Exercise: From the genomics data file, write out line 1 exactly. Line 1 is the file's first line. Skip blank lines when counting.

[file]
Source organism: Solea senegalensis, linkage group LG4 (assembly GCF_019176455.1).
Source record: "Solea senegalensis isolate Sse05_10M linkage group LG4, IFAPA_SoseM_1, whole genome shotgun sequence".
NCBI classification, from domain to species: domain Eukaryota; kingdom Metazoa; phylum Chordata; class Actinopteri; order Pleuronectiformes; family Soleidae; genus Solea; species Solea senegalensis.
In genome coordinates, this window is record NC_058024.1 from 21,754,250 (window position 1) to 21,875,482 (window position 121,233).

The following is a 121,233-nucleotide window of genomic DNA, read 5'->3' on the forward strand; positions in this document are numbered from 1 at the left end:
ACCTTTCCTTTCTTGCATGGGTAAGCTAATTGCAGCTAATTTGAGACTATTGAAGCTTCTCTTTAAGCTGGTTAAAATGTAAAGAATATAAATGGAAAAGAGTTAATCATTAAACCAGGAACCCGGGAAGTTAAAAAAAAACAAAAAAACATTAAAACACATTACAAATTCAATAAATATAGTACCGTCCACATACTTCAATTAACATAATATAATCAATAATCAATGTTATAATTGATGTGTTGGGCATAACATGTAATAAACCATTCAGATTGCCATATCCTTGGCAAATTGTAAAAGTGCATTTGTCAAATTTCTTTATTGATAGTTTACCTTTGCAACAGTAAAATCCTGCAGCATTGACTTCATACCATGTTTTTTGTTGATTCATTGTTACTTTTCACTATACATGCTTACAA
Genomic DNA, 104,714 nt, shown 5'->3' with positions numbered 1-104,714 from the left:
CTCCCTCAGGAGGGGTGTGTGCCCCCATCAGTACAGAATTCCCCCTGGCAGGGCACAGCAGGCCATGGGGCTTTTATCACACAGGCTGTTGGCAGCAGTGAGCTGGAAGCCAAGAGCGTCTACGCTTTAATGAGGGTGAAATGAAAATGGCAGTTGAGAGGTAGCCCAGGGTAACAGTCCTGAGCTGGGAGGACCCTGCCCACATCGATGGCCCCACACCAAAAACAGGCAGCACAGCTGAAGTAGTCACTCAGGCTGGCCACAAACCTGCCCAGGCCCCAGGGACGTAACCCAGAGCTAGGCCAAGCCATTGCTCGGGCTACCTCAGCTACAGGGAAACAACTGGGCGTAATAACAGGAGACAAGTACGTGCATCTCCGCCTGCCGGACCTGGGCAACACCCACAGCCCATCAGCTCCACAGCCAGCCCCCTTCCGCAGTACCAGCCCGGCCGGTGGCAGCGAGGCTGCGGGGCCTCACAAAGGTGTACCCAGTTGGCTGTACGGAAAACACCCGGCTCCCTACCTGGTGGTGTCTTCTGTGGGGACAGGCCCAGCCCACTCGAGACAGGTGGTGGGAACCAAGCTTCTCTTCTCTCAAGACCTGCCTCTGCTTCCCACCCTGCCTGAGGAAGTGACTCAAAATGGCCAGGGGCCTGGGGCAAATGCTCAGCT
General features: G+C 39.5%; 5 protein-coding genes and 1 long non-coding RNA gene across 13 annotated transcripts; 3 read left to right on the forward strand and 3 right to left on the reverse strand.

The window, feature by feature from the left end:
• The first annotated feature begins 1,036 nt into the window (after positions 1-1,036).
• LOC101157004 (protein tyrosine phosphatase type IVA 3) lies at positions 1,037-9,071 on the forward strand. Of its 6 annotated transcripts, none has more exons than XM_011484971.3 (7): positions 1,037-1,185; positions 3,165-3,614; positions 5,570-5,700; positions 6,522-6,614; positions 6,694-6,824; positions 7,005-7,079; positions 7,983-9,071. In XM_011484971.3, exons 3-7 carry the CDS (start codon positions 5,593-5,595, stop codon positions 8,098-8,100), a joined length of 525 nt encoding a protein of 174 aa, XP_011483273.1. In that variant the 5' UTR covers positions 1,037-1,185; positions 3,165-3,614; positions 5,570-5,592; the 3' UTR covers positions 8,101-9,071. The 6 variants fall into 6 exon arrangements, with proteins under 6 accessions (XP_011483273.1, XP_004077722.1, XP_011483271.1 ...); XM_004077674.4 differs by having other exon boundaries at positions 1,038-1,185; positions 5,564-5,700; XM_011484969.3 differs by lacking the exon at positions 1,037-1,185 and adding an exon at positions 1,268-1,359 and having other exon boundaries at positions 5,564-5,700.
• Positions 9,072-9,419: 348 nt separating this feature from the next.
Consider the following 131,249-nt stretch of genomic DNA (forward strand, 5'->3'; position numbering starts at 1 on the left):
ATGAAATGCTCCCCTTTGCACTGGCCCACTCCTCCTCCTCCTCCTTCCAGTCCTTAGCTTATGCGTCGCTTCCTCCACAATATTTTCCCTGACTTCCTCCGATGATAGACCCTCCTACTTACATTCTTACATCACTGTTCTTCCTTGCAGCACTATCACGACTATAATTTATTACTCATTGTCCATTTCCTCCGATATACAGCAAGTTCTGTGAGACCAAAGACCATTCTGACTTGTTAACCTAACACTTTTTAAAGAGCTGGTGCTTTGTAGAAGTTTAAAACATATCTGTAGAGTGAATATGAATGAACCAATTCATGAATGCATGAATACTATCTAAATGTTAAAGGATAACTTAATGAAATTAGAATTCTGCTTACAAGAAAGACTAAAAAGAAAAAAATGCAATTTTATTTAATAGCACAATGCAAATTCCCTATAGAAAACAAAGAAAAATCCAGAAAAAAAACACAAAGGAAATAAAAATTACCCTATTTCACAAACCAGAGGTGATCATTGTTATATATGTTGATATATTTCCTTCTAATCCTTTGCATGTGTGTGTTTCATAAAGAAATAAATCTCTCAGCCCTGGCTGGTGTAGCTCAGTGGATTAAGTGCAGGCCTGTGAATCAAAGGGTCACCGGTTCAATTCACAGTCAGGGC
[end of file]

Source organism: Solea senegalensis, linkage group LG4 (assembly GCF_019176455.1).